Trump Is Ready to Hurt US Businesses and Consumers
Date: 17 August 2016 Share on Twitter Share on Facebook
Donald Trump’s campaign to become president of the United States has been nothing if not controversial.
Headlines relating to Trump’s campaign have tended to focus on his off-the-cuff remarks about issues relating to immigration reform or attacks on his various political opponents.
But there are of course plenty of people throughout the country and beyond who are concerned primarily about what a potential Trump presidency would mean for businesses and for the US economy as a whole.
Opinion is divided but there are some signs that the self-styled business mogul could actually end up doing more harm than good to American businesses.
One of the more stark reports on the potential impacts of a Trump presidency to have yet been published came from a subsidiary of the credit ratings agency Moody’s, which suggests that his policies could lead to a prolonged economic recession for the country.
Furthermore, the Moody’s Analytics report predicts that Trump’s proposals on tax, trade and public spending will lead to heavy job losses across the US.
Indeed, the report does not pull any punches and projects that if Trump’s stated economic plans are enacted during his first term in office then they will lead to as many as 3.5 million American jobs being lost.
The area of economic policy about which Mr Trump has been most vocal in recent months is that of tariffs.
Specifically, Trump has said that he would, if elected as president, seek to raise tariffs in relation to goods heading to America from countries including Mexico and China.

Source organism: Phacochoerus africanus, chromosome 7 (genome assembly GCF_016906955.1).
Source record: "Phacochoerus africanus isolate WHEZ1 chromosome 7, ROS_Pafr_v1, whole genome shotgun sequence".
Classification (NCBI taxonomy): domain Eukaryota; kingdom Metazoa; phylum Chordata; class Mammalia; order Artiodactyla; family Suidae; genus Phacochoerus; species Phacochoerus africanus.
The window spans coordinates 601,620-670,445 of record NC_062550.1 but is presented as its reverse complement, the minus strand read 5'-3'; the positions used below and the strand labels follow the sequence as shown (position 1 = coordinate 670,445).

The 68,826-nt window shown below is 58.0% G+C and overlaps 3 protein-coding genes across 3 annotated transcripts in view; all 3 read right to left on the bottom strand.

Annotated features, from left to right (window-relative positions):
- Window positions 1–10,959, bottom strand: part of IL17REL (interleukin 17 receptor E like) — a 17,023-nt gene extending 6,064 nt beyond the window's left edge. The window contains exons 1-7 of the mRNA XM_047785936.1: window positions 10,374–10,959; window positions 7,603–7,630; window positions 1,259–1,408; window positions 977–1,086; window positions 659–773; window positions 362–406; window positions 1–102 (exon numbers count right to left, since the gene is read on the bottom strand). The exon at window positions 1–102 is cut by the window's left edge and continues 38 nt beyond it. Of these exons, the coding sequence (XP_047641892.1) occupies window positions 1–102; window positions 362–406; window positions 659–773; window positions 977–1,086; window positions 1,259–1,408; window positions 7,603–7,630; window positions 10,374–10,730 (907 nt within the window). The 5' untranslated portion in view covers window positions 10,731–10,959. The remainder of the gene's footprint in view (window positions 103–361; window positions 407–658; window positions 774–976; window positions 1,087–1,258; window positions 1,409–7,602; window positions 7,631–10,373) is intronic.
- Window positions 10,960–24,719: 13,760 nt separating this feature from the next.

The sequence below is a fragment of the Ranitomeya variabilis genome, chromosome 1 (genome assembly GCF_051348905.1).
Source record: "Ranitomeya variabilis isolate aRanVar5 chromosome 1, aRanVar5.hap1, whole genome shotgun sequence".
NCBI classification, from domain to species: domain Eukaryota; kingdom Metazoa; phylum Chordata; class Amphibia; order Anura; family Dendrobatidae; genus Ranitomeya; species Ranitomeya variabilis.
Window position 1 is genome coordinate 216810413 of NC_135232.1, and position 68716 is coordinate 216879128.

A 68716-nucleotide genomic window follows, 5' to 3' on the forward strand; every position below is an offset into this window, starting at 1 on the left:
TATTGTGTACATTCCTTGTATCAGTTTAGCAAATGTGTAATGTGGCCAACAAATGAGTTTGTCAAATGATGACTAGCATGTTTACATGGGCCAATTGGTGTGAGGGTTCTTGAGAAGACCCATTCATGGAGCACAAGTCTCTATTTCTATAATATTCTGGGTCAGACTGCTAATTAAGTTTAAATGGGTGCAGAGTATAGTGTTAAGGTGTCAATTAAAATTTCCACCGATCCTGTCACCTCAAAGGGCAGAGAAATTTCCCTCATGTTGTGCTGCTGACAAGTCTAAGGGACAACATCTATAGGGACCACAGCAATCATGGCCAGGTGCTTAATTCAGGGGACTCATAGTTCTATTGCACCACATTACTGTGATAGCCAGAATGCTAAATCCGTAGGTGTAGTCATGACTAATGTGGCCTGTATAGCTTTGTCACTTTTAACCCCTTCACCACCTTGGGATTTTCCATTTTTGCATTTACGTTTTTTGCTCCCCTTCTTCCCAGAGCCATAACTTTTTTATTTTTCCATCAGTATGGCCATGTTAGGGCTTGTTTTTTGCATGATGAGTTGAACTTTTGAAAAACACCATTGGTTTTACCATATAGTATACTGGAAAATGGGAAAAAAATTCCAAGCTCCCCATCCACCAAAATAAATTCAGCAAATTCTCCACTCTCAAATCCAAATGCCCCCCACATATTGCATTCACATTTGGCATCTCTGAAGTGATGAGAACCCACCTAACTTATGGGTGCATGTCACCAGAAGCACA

It is unclear whether he would intend simply to threaten to raise tariffs as means of renegotiating trade terms with other countries or whether those measures would in fact be implemented.
But Moody’s Analytics’ experts have made clear their view on the subject already which is that any such move would be very bad for businesses currently based in the US.
Primarily, tariff hikes would impact American businesses that rely on imports from other parts of the world.
However, the extra costs incurred in these circumstances is also expected to have an impact on consumers who would subsequently find the prices they pay for various goods and services increasing as well.
Perhaps the most controversial area of policy on which Mr Trump has made repeated pronouncements is immigration.
The presidential hopeful has made clear his intention to restrict immigration from neighboring Mexico by a variety of means which could soon be at his disposal.
From the perspective of employers and businesses as a whole, a halt in immigration from Mexico and from other countries in the Americas could result in serious labor shortages and in lots of jobs going unfilled in certain industries, most notably perhaps in the context of agribusiness operations.
Air of uncertainty
While Trump does enjoy the support of some big businesses and great swathes of the US population, there are many who feel that his election as president could lead to a good deal of uncertainty within the American economy.
A survey published by the Financial Times in May 2016 found that lobby groups representing roughly 100,000 US companies would rather see Hilary Clinton elected as president ahead of Trump by a ratio of two to one.
However, around a quarter of respondents said that they had yet to make up their mind about who might be best placed to lead the country in the coming years.